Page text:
I first met Evelyn Nabooze as a shy, pretty girl of thirteen in 2006 in a partly finished building near Bombo, Uganda when I served lunch to her and some other kids at James Lutwama’s place. James and I had been friends since he’d first approached me outside my apartment at Makerere University in 2001 hoping to collaborate.
Serving lunch at Arcadia Valley in 2006
James has been active in rebuilding schools and developing the economy of the hard-hit Luwero triangle since the end of the Ugandan civil war of the 1980s which brought Yoweri Museveni to power. I’ll never forget the day he drove me to one of the mass graves in the area, now a local shrine. The caretaker asked me if I wanted to peep inside and take a photo, but I demurred. As many as 300,000 people died in the area between 1980 and 1986, one of Africa’s infamous killing grounds. Now, halfway through the first decade of the new millennium, James was attempting to support orphans, children of war and AIDS, by paying their school fees so they would not become statistics of poverty. Evelyn was one of these kids.
Evelyn Nabooze in 2006 photo by Christian Stairs
Although he was educated at Kyambogo University as a teacher, James Lutwama had another skill. On four acres of rich bottom land he had named Arcadia Valley Lutwama cultivated a successful farm and exhibition garden. With the proceeds of his labor, he was not only supporting victims of war and disease, he was also teaching them the secrets of Mendellian genetics and successful plant husbandry. Over the years, some of these kids dropped out of school and stopped attending James’ sessions. As his own family grew, James also found himself distracted by the responsibilities of fatherhood. Eventually, one young man made it through university and became active in local politics. And then it was Evelyn’s turn.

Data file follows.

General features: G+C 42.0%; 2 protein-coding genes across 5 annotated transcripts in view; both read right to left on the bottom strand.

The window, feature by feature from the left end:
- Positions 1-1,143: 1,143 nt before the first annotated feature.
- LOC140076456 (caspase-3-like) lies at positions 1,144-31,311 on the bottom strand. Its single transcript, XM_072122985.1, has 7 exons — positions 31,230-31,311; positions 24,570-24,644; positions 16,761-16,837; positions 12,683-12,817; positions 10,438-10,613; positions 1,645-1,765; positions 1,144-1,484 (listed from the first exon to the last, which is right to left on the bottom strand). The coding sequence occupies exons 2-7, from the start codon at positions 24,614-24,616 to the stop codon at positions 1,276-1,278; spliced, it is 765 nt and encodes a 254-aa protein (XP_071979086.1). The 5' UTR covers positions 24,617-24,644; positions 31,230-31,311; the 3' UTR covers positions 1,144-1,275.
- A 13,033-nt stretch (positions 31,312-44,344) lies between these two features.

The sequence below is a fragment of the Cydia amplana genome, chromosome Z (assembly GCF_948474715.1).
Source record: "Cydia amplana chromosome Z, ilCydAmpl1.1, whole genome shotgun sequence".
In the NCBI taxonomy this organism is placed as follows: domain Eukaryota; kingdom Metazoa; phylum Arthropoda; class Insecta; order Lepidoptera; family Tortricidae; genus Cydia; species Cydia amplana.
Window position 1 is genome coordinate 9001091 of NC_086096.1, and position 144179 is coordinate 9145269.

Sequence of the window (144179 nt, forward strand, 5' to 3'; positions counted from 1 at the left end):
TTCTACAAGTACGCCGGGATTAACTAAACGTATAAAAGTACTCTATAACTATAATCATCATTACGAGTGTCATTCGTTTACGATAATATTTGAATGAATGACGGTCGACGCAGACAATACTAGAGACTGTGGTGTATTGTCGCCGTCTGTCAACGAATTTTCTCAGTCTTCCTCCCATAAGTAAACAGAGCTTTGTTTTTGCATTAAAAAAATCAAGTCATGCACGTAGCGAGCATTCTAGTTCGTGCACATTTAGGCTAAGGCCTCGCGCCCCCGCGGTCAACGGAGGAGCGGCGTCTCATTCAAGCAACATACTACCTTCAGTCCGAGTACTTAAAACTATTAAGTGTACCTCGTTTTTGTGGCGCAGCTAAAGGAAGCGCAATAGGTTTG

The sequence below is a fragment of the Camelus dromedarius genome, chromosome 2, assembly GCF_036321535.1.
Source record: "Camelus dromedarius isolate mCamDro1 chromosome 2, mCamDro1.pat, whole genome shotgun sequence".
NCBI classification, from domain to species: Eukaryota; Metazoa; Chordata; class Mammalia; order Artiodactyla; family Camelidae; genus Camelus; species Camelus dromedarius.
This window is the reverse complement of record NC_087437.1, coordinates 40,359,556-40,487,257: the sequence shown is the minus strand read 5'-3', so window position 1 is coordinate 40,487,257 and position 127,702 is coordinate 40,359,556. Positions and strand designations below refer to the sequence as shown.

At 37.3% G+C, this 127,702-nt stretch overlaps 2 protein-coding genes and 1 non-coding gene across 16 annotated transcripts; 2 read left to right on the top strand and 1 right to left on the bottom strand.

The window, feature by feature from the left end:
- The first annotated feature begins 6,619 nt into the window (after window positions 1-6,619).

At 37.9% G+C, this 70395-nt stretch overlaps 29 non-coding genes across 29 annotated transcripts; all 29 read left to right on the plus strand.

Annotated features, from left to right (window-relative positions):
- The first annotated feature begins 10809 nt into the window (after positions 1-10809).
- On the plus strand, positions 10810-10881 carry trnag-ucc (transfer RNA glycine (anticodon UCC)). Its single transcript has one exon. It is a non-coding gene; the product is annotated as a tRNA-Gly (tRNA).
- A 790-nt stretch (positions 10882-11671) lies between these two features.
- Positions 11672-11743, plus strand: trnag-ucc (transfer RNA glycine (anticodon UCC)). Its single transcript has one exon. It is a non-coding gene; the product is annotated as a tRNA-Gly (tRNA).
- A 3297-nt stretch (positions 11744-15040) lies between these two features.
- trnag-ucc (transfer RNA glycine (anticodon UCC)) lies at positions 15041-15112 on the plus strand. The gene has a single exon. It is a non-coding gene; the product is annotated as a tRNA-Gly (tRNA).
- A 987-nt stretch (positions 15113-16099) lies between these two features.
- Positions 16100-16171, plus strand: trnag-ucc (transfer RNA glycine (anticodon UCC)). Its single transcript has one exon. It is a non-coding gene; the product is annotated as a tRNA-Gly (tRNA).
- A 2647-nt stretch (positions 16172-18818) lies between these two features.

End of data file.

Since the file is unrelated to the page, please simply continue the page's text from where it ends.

Evelyn had demonstrated an interest in agriculture. Ugandans attend secondary school from ages 14 to 20. Having successfully completed her “A” levels, or advanced secondary courses, Evelyn was accepted into the Bachelor of Agriculture and Community Development at Kampala University. Unfortunately, the money she was counting on for tuition was lost in a failed harvest and depressed prices for certain cash crops. It looked as though Evelyn might not be able to realize her dreams of continuing her education and giving back to her community. This set me thinking about American students. I know that lots of Americans work their way through college, and many worry about how they will manage to pay for it. But just as many seem more concerned about whether they will be able to upgrade to the latest version of their smart phone or FitBit, or to acquire a copy of that new video game release. In other words, our worries about how to manage our affluence can seem frivolous when compared to those of a poor-but-promising young woman from Luwero.
Evelyn with banana corms
Designers Without Borders will be supporting Evelyn for at least one semester of her college career, just as we did at lunch all those years ago. $500 is not a large sum, in fact the entire eight-semester degree only costs $4000. But that amount, although 22 times less expensive than a degree at an American college or university, can seem insurmountable to a young Ugandan student. If anyone reading this would like to help Evelyn accomplish her goal, please contact DWB through this site.
David Stairs is the founding editor of Design-Altruism-Project.